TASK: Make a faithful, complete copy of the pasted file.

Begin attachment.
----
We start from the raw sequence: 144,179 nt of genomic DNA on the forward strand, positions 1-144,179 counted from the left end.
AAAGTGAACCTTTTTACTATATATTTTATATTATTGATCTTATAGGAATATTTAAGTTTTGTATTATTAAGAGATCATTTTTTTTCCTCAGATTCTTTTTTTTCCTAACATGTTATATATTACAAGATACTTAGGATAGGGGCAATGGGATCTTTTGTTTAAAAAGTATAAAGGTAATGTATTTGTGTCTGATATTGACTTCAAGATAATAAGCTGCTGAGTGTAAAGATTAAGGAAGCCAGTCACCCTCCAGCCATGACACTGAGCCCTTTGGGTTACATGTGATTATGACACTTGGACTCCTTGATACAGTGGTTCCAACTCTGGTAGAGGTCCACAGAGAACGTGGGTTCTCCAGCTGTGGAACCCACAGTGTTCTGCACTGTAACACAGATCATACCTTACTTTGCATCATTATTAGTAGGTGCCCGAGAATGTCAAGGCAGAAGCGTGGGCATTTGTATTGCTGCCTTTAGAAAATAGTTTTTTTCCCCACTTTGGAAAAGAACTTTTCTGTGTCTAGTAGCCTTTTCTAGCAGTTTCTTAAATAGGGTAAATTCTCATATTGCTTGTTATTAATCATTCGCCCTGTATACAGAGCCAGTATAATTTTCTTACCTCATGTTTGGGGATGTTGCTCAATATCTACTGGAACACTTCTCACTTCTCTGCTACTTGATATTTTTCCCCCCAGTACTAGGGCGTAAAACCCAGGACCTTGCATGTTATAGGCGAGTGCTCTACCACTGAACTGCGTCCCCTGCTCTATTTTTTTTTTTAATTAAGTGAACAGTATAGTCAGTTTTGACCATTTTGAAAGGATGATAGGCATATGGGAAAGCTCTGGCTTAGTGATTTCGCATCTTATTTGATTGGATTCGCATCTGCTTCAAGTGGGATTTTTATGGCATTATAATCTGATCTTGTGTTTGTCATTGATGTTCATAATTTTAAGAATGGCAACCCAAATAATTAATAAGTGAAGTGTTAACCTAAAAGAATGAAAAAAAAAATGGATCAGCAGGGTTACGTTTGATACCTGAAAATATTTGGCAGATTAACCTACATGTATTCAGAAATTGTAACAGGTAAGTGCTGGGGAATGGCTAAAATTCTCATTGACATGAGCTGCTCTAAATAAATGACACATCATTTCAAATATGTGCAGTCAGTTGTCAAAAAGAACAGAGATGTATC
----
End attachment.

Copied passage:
We start from the raw sequence: 144,179 nt of genomic DNA on the forward strand, positions 1-144,179 counted from the left end.
AAAGTGAACCTTTTTACTATATATTTTATATTATTGATCTTATAGGAATATTTAAGTTTTGTATTATTAAGAGATCATTTTTTTTCCTCAGATTCTTTTTTTTCCTAACATGTTATATATTACAAGATACTTAGGATAGGGGCAATGGGATCTTTTGTTTAAAAAGTATAAAGGTAATGTATTTGTGTCTGATATTGACTTCAAGATAATAAGCTGCTGAGTGTAAAGATTAAGGAAGCCAGTCACCCTCCAGCCATGACACTGAGCCCTTTGGGTTACATGTGATTATGACACTTGGACTCCTTGATACAGTGGTTCCAACTCTGGTAGAGGTCCACAGAGAACGTGGGTTCTCCAGCTGTGGAACCCACAGTGTTCTGCACTGTAACACAGATCATACCTTACTTTGCATCATTATTAGTAGGTGCCCGAGAATGTCAAGGCAGAAGCGTGGGCATTTGTATTGCTGCCTTTAGAAAATAGTTTTTTTCCCCACTTTGGAAAAGAACTTTTCTGTGTCTAGTAGCCTTTTCTAGCAGTTTCTTAAATAGGGTAAATTCTCATATTGCTTGTTATTAATCATTCGCCCTGTATACAGAGCCAGTATAATTTTCTTACCTCATGTTTGGGGATGTTGCTCAATATCTACTGGAACACTTCTCACTTCTCTGCTACTTGATATTTTTCCCCCCAGTACTAGGGCGTAAAACCCAGGACCTTGCATGTTATAGGCGAGTGCTCTACCACTGAACTGCGTCCCCTGCTCTATTTTTTTTTTTAATTAAGTGAACAGTATAGTCAGTTTTGACCATTTTGAAAGGATGATAGGCATATGGGAAAGCTCTGGCTTAGTGATTTCGCATCTTATTTGATTGGATTCGCATCTGCTTCAAGTGGGATTTTTATGGCATTATAATCTGATCTTGTGTTTGTCATTGATGTTCATAATTTTAAGAATGGCAACCCAAATAATTAATAAGTGAAGTGTTAACCTAAAAGAATGAAAAAAAAAATGGATCAGCAGGGTTACGTTTGATACCTGAAAATATTTGGCAGATTAACCTACATGTATTCAGAAATTGTAACAGGTAAGTGCTGGGGAATGGCTAAAATTCTCATTGACATGAGCTGCTCTAAATAAATGACACATCATTTCAAATATGTGCAGTCAGTTGTCAAAAAGAACAGAGATGTATC